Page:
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JOURNAL

Nutrition and Metabolic Insights

Liposomal-encapsulated Ascorbic Acid: Influence on Vitamin C Bioavailability and Capacity to Protect Against Ischemia–Reperfusion Injury

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Nutrition and Metabolic Insights 2016:9 25-30

Original Research

Published on 20 Jun 2016

DOI: 10.4137/NMI.S39764


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Abstract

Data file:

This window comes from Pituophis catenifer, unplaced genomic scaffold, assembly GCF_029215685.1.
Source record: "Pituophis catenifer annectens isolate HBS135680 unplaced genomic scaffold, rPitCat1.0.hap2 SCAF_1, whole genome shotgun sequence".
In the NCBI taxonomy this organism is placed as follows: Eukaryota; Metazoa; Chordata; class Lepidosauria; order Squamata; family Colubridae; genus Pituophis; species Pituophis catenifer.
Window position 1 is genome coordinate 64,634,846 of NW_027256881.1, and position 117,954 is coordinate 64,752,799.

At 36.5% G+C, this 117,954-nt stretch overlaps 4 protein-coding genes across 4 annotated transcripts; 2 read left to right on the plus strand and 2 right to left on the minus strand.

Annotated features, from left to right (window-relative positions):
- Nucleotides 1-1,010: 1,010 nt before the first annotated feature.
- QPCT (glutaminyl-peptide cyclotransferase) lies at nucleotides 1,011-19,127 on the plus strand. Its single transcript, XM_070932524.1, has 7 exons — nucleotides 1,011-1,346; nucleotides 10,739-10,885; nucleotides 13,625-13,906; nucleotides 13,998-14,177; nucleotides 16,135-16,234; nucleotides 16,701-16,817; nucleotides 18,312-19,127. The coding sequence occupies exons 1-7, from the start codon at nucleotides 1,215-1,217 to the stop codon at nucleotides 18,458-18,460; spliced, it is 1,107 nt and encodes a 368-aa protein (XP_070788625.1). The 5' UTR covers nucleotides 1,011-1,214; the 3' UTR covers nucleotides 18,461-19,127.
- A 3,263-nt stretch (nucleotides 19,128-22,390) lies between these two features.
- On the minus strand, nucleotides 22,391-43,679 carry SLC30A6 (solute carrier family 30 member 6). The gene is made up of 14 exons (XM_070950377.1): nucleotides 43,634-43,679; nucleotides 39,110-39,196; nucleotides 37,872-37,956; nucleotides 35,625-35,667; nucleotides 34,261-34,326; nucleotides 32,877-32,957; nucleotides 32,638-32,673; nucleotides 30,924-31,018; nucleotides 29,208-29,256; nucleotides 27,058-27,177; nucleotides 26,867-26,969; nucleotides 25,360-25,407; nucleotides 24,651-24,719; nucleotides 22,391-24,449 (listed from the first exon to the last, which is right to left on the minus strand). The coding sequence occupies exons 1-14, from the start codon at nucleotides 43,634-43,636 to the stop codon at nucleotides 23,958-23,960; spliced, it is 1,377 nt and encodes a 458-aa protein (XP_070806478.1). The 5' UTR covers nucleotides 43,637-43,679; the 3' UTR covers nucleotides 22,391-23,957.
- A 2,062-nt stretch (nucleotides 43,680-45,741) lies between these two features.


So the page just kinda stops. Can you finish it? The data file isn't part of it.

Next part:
Intravenous administration of vitamin C has been shown to decrease oxidative stress and, in some instances, improve physiological function in adult humans. Oral vitamin C administration is typically less effective than intravenous, due in part to inferior vitamin C bioavailability. The purpose of this study was to determine the efficacy of oral delivery of vitamin C encapsulated in liposomes. On 4 separate randomly ordered occasions, 11 men and women were administered an oral placebo, or 4 g of vitamin C via oral, oral liposomal, or intravenous delivery. The data indicate that oral delivery of 4 g of vitamin C encapsulated in liposomes (1) produces circulating concentrations of vitamin C that are greater than unencapsulated oral but less than intravenous administration and (2) provides protection from ischemia–reperfusion-mediated oxidative stress that is similar to the protection provided by unencapsulated oral and intravenous administrations.



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